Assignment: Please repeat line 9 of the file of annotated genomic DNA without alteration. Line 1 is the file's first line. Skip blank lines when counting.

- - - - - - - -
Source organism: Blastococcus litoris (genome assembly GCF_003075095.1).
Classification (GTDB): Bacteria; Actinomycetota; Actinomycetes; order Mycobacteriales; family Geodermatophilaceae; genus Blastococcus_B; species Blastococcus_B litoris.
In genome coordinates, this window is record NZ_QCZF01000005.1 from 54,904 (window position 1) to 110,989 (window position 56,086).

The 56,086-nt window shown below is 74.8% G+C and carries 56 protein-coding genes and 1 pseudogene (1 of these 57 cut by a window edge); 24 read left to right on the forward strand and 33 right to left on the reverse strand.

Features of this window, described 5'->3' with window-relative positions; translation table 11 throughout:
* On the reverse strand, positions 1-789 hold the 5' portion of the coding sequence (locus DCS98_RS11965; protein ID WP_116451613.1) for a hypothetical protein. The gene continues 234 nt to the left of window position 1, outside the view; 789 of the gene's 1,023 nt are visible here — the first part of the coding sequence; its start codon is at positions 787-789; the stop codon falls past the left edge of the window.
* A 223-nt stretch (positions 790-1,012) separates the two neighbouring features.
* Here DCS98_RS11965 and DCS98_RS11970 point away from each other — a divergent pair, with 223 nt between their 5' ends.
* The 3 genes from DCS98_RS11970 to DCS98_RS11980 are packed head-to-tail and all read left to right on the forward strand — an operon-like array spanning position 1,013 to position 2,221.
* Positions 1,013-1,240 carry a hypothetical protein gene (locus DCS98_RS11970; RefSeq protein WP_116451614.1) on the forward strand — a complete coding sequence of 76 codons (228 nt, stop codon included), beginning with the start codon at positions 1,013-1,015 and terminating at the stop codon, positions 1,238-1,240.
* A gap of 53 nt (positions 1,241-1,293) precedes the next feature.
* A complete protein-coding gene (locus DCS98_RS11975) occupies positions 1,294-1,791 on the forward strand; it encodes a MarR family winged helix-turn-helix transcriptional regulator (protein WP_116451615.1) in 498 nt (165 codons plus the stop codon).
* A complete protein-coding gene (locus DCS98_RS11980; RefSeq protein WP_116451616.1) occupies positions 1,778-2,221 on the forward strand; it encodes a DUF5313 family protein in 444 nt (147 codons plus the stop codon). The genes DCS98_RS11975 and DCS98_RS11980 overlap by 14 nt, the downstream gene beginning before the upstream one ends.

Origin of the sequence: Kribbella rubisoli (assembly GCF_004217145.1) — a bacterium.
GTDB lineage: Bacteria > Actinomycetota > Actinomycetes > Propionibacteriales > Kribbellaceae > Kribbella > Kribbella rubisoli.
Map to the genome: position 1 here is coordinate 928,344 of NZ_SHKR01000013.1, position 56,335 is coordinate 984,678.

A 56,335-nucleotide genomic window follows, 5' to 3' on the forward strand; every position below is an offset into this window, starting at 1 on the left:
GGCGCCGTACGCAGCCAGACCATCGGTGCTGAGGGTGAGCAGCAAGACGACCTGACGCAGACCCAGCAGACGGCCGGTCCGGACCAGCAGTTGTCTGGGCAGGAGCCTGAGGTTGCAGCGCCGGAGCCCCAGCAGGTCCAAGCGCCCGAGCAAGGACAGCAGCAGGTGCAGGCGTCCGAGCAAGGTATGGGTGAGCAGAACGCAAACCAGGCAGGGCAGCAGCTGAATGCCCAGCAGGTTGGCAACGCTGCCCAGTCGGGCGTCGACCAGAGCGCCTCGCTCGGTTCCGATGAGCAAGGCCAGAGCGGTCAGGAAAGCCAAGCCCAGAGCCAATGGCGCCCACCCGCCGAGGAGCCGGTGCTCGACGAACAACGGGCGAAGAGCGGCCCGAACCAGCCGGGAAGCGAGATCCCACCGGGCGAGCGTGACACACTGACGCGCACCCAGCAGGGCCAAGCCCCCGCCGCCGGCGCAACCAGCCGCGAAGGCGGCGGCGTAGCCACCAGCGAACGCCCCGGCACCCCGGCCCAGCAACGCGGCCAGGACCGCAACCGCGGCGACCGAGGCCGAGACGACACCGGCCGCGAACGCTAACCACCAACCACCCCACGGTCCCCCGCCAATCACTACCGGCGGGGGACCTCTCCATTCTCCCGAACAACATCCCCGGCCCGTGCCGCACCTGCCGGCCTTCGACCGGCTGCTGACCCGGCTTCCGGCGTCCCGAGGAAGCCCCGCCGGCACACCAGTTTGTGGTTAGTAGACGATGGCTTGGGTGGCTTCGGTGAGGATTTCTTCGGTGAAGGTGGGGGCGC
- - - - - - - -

* The 3 genes from DCS98_RS11970 to DCS98_RS11980 are packed head-to-tail and all read left to right on the forward strand — an operon-like array spanning position 1,013 to position 2,221.